‘Westworld’ Season 2 Episode 5 Songs: "Paint It Black" Is Back With a Twist


The genre-swapped musical cover in the fifth episode of Wesworld’s second season probably sounds familiar — not just because it’s a cover of a well-known song, but because we’ve actually heard this very song before on the show. Except, the last time we heard the Rolling Stones’s we were in Westworld. The instrumentation is a little different in Shogun World.

This post contains spoilers for Westworld* Season 2, Episode 5.

When Maeve, Sizemore, Hector, Armistice, and the two doofus technicians Felix and Sylvester get captured by some rogue swordsmen and taken into Shogun World, they see new sides of themselves. See, when Sizemore wrote narratives for all of Delos’s various parks, he self-plagiarized quite a bit. Hector and Armistice’s bloody attempted robbery of the safe in Maeve’s brothel wasn’t exactly unique. In Shogun World, the ronin Musashi (Hiroyuki Sanada) and his dragon-tattooed accomplice try to steal from the teahouse where Akane (Pacific Rim’s Rinko Kikuchi) operates as a geisha.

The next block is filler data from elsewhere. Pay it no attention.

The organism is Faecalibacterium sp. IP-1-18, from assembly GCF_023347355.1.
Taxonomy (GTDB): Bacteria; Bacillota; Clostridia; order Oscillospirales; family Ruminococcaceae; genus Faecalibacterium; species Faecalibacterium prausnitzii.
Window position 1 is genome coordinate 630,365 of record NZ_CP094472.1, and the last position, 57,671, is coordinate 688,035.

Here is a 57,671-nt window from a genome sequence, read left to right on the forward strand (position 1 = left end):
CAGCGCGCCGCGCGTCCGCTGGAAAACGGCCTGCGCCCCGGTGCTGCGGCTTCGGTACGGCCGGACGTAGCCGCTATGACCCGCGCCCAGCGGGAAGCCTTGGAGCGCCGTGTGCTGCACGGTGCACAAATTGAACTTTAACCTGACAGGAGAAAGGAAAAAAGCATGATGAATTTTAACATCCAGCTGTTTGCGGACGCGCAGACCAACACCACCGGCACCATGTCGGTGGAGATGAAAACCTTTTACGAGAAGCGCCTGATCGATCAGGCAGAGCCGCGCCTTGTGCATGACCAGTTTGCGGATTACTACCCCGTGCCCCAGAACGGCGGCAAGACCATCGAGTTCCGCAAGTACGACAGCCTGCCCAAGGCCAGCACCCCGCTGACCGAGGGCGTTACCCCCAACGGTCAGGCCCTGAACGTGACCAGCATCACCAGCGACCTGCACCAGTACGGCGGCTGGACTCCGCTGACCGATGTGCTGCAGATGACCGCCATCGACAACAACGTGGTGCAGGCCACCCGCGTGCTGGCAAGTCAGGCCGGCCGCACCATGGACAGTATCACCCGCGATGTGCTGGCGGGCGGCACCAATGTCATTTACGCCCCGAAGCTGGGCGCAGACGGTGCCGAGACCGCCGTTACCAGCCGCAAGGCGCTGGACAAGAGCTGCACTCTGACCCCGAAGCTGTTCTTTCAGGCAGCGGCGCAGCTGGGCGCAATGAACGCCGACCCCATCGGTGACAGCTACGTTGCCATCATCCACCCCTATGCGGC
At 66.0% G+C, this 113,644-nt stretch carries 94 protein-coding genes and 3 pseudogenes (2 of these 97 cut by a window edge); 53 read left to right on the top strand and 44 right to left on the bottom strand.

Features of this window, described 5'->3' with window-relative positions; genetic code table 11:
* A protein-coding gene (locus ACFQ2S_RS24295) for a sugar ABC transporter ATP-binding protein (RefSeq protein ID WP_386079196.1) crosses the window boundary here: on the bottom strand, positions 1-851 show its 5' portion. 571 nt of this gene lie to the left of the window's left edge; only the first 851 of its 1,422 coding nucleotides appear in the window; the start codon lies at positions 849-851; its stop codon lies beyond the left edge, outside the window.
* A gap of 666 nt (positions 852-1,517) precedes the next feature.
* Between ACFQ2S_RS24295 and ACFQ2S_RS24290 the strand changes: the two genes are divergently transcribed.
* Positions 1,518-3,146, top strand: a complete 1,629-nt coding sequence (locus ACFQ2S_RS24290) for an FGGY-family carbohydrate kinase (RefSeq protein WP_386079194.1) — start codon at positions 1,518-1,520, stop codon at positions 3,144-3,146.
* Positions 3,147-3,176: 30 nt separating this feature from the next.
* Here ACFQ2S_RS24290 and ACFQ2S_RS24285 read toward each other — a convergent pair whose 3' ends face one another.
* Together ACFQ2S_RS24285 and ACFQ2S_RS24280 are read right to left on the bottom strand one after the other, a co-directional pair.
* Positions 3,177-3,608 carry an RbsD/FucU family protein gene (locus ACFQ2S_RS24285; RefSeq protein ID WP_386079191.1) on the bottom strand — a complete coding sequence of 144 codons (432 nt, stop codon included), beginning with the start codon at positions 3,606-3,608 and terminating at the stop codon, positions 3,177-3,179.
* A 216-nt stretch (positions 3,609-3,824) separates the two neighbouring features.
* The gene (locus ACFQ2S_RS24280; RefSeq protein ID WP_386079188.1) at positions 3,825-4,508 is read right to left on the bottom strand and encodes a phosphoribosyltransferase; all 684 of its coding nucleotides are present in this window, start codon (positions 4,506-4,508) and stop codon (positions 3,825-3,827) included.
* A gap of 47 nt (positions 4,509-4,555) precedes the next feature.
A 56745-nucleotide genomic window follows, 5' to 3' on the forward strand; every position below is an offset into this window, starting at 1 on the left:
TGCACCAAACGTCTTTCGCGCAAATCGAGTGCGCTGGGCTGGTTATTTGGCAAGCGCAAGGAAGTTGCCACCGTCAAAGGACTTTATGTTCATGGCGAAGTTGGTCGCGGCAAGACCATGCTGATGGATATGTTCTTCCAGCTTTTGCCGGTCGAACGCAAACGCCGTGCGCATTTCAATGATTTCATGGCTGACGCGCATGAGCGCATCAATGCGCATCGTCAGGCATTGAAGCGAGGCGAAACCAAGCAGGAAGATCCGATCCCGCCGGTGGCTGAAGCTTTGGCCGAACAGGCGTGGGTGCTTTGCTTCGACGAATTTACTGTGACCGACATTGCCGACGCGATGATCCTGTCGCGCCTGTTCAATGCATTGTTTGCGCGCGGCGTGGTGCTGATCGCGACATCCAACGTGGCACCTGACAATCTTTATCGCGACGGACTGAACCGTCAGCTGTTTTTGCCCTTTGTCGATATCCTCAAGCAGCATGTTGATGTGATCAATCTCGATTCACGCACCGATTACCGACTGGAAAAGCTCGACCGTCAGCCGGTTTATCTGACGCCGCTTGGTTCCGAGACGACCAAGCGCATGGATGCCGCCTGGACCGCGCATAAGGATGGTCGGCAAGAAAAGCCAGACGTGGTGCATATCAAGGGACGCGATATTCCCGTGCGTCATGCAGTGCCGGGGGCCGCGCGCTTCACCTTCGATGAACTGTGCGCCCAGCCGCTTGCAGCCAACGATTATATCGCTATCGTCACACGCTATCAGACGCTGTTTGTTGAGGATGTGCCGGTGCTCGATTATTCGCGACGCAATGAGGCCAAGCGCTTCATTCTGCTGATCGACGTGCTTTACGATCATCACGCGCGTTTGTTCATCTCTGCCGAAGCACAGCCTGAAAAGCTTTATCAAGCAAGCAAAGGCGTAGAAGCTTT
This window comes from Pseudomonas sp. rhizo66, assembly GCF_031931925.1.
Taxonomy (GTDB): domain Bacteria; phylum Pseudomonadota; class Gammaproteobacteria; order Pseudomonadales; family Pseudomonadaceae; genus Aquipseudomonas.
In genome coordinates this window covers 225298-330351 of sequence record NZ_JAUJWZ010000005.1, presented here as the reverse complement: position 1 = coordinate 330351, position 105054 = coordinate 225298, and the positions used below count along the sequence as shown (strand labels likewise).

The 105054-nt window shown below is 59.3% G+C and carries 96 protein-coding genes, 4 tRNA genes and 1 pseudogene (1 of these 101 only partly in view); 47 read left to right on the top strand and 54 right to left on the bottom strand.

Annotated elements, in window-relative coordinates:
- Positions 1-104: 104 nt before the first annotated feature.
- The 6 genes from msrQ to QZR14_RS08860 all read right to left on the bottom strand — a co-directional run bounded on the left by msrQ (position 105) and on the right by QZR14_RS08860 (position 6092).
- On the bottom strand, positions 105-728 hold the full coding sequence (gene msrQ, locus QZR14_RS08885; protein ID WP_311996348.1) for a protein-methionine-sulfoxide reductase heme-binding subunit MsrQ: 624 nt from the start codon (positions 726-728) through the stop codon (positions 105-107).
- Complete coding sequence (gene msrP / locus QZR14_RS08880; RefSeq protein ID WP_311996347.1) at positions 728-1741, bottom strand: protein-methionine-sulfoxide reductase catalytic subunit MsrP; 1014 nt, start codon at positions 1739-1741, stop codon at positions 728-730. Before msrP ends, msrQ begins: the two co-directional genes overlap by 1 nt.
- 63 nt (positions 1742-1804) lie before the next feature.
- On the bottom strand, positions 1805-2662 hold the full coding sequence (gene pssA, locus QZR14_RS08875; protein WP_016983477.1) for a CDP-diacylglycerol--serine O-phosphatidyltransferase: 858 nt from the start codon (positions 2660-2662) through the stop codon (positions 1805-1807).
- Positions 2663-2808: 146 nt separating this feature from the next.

In both instances, a cover of “Paint It Black,” plays, only in Shogun World it’s performed with traditional flutes and Japanese instruments rather than on a player piano. In Season 1, the use of “Paint It Black,” a “modern” song, was meant to highlight the artificiality of Wesworld’s Wild West setting. In context, the specific track also highlighted Hector and Co.’s willingness to resort to violence and a certain sense of nihilism. In Season 2, “Paint It Black” signifies that Sizemore is a goddamn, unoriginal hack. Rather than come up with a story that would be specific to Shogun World’s setting and Japanese history and culture, he just shoehorned the gunslinging narrative he wrote for Westworld.

It’s cute, and it makes for some good moments when Maeve, Hector, and Armistice meet their dopplegängers, but consider this: Is Westworld’s depiction of lazy writing just … lazy writing itself?

Given that Dolores and Teddy have been having the same conversation all season, and up until now all Teddy has done is look like a confused puppy, maybe we should praise Westworld for figuring out how to turn repetitive plots into an feature, rather than a bug.

“Paint It Black” still rocks, for what it’s worth.